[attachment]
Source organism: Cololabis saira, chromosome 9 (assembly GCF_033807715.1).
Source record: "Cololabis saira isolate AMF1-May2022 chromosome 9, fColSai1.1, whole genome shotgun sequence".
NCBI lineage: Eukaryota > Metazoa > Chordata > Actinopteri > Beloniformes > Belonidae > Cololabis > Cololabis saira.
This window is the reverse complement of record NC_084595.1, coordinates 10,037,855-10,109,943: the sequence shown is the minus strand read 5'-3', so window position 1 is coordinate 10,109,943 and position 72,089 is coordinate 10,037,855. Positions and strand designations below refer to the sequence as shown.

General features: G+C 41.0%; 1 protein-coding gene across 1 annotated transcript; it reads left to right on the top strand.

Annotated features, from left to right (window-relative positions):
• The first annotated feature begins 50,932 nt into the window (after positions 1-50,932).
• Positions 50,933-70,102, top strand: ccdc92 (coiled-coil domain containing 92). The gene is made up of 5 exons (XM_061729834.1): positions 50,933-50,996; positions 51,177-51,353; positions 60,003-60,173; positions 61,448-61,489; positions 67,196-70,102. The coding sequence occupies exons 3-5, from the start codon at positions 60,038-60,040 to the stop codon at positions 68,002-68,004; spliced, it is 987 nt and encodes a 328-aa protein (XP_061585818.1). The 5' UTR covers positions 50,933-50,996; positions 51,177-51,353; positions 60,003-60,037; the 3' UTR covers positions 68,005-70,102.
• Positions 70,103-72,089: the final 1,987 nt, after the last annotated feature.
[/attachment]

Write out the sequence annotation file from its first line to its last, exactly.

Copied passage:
Source organism: Cololabis saira, chromosome 9 (assembly GCF_033807715.1).
Source record: "Cololabis saira isolate AMF1-May2022 chromosome 9, fColSai1.1, whole genome shotgun sequence".
NCBI lineage: Eukaryota > Metazoa > Chordata > Actinopteri > Beloniformes > Belonidae > Cololabis > Cololabis saira.
This window is the reverse complement of record NC_084595.1, coordinates 10,037,855-10,109,943: the sequence shown is the minus strand read 5'-3', so window position 1 is coordinate 10,109,943 and position 72,089 is coordinate 10,037,855. Positions and strand designations below refer to the sequence as shown.

General features: G+C 41.0%; 1 protein-coding gene across 1 annotated transcript; it reads left to right on the top strand.

Annotated features, from left to right (window-relative positions):
• The first annotated feature begins 50,932 nt into the window (after positions 1-50,932).
• Positions 50,933-70,102, top strand: ccdc92 (coiled-coil domain containing 92). The gene is made up of 5 exons (XM_061729834.1): positions 50,933-50,996; positions 51,177-51,353; positions 60,003-60,173; positions 61,448-61,489; positions 67,196-70,102. The coding sequence occupies exons 3-5, from the start codon at positions 60,038-60,040 to the stop codon at positions 68,002-68,004; spliced, it is 987 nt and encodes a 328-aa protein (XP_061585818.1). The 5' UTR covers positions 50,933-50,996; positions 51,177-51,353; positions 60,003-60,037; the 3' UTR covers positions 68,005-70,102.
• Positions 70,103-72,089: the final 1,987 nt, after the last annotated feature.